Medical staff: Key component of athletics

From blisters and concussions to full-blown bone snaps and neurological injuries, there’s a lot that can go wrong with the human body that might stop an athlete from competing.

Luckily, Butler athletes have a top-notch prevention and recovery system if anything happens to go south.

Butler sports medicine, which has a little training room lodged between the men’s and women’s basketball locker rooms in Hinkle Fieldhouse, provides illness and injury

Collegian file photo

prevention, assessment, treatment and rehab to every student-athlete on campus.

Its headquarters—while appearing relatively average as a 20 by 20 room—is actually the home base for every Butler athlete who has ever had any sort of ache or pain.

The staff consists of head athletic trainer Ryan Galloy, associate trainers Missy Schultz and Chris Tinkey, and assistant trainers Tiffany Franklin, Allegra Lucia and Mike Howell.

Team physicians provided by St. Vincent Sports Performance also assist.

Becca Bornhorst, a senior basketball player, is just one example of someone who is no stranger to the training room crew.

Bornhorst said athletic training doesn’t get much better than Butler sports medicine.

“The training room staff is awesome,” Bornhorst said. “They’re so supportive, and they actually help you. And they’re really good at communicating with the coaches.”

Bornhorst has had her fair share of injuries throughout her career, particularly at Butler. Women’s basketball coach Beth Couture has to know exactly what Bornhorst can and can’t do in practice.

But this season is a little different. Bornhorst made the decision to sit the bench, opting for what she hopes is a better situation for her body long-term.

Over winter break, she was meant to head to Chicago for surgery to have a brand new meniscus, articular cartilage and possibly a new ACL put in one of her knees. But a lack of eligible graft availability has left the process at a standstill.

Chicago Bulls’ head doctor Brian Cole—whom Bornhorst was referred to by SVSP physicians—will eventually lead the operation.

But when she’s in Indy, it’s Butler and St. Vincent’s who are in charge.

“I feel like all the athletes here (at Butler) get cared for really well,” she said. “I work a lot with Missy and Ryan and they’ve helped me through, gosh, so much.

“Sometimes you aren’t dealt the best cards, but sometimes you just have to deal with it.”

Some injuries are just a little too complicated for the training room staff, but most times, there are simply too many injured athletes for the staff to handle.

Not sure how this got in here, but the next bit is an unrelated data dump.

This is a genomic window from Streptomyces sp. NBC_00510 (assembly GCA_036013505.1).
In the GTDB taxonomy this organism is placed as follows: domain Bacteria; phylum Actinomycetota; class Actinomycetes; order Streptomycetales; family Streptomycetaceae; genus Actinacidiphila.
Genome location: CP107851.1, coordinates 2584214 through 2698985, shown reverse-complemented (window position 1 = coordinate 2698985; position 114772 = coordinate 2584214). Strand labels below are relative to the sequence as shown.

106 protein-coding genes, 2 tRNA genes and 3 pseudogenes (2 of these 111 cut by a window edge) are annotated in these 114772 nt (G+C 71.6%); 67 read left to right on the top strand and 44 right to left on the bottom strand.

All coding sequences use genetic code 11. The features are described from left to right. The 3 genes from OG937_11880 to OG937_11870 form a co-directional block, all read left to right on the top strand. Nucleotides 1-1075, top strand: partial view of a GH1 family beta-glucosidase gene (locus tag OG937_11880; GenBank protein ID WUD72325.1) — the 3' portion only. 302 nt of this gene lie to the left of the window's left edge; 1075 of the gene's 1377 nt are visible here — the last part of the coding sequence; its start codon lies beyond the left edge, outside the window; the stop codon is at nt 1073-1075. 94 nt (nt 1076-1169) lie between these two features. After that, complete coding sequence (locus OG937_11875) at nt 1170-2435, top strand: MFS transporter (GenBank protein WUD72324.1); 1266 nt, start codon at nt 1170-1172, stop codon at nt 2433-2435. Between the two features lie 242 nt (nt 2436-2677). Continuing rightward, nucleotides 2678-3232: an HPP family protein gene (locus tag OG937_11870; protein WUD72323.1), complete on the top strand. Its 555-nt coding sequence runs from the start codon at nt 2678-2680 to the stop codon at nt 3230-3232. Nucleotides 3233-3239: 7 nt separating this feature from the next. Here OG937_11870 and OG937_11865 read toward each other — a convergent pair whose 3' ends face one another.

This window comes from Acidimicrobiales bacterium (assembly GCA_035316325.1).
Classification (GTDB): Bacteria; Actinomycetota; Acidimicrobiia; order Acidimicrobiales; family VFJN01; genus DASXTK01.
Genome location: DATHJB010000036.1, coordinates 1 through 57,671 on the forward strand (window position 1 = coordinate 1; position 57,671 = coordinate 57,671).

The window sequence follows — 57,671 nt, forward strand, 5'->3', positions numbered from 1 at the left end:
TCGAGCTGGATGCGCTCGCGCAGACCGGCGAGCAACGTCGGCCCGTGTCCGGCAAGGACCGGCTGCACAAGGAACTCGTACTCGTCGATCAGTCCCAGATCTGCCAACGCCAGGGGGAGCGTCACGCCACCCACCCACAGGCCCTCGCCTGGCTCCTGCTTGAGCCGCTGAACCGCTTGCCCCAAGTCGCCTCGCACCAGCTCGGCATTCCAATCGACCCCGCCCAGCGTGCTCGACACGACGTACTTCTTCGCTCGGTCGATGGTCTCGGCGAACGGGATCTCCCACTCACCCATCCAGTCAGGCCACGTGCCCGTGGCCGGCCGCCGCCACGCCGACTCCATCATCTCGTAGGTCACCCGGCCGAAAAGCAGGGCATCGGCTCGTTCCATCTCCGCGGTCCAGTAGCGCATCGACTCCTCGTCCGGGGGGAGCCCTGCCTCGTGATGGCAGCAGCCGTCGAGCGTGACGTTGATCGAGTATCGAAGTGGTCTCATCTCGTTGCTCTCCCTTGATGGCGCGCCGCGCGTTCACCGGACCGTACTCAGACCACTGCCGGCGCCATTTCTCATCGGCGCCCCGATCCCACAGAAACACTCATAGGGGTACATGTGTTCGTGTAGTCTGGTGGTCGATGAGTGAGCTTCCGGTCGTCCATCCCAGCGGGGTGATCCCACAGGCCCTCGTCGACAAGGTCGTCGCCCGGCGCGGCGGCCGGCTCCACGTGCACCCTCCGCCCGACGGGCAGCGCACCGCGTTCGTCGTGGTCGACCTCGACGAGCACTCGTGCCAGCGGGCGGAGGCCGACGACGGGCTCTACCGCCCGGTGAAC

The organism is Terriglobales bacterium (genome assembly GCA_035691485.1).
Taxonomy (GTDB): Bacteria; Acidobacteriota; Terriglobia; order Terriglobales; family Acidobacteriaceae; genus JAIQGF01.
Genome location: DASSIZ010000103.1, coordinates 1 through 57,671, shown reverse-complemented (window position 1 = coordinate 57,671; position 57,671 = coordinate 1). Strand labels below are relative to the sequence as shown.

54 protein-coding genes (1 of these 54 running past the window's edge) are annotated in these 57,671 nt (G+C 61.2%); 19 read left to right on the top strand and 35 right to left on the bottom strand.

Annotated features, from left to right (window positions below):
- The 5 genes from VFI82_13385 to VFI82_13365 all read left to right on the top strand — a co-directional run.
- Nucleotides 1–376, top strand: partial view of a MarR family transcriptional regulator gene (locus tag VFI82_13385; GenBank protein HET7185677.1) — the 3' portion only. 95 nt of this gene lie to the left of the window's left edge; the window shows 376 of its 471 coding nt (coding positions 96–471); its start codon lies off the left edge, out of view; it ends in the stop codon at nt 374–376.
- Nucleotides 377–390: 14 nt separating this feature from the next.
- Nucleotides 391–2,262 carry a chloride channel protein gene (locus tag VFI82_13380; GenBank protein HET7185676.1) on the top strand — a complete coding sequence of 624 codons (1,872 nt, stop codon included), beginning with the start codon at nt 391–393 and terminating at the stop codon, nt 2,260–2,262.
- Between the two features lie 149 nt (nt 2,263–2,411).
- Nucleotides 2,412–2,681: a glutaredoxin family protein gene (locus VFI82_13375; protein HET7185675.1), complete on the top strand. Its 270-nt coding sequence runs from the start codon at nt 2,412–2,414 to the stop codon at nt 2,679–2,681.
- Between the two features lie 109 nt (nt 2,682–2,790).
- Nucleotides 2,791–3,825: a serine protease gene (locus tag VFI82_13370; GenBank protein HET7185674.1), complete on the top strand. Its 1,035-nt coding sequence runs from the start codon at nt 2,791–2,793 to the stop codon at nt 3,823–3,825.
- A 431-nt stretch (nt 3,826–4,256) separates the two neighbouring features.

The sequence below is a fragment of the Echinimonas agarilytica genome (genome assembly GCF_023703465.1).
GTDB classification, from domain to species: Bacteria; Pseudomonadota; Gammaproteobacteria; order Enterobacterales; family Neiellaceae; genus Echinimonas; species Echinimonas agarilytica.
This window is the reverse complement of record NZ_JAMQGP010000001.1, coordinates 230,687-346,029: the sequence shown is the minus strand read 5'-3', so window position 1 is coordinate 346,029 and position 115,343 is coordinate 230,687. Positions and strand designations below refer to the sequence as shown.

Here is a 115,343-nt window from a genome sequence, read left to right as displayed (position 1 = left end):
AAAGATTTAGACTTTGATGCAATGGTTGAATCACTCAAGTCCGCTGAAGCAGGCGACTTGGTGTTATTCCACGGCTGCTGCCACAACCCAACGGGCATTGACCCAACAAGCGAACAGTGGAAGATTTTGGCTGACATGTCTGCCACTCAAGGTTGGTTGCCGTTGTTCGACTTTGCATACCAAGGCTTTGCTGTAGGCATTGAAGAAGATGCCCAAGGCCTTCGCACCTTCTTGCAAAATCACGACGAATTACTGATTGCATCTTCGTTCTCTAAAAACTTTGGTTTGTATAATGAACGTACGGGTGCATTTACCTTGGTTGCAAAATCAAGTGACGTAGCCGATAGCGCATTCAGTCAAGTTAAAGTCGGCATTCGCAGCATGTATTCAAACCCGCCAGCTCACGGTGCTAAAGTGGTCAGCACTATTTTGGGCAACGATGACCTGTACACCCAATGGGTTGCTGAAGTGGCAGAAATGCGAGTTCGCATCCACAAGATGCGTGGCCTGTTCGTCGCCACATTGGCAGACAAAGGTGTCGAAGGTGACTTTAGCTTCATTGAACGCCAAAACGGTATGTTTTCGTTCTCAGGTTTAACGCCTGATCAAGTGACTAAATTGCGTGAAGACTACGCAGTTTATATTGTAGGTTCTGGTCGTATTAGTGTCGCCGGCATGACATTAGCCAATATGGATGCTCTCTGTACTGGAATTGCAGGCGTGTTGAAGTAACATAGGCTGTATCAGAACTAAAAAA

“We’re here to assist the Butler athletic trainers as needed,” said Jon Grant, outreach manager and certified athletic trainer at SVSP. “It’s one big, happy family.”

Grant says SVSP is really an add-on to what the trainers at Butler do and the athletes and coaches from the school have all been easy to work with.

“Because we see athletes from all over the world,” he said, “you might have athletes that seek (us) out on their own.”

And for good reason: SVSP serves 63 of the athletes who competed in the Olympics in London this summer, with 32 of them bringing home medals.

However, the main team healing Butler athletes is back in Hinkle.

From tapings to laser-light therapy to emergency care, the athletic trainers are able to provide the majority of the services needed from right here on campus.

Fortunately, they also travel to most sporting events.

Consider senior basketball player Rotnei Clarke’s close call with disaster: Both Butler trainers and SVSP staff were at his side, offering on-scene aid to the Bulldog star during what head coach Brad Stevens called “the worst eight minutes of (his) career.”

Schultz said all of the trainers travel and are involved with a large portion of the university teams, but each trainer has a focus team that he or she works with consistently.

She also said the main issue on the trainers’ end is communication.

“Every coach likes to have information presented to them differently,” Schultz said. “But so long as we’re communicating, and as long as we adapt, there really haven’t been any issues. As a whole, the athletics department works well together.”

Shultz said Butler likes what it provides to the school.

“They work with elite athletes —that’s what they’re known for,” she said. “So it’s a pretty good fit for a Division I program like Butler.”

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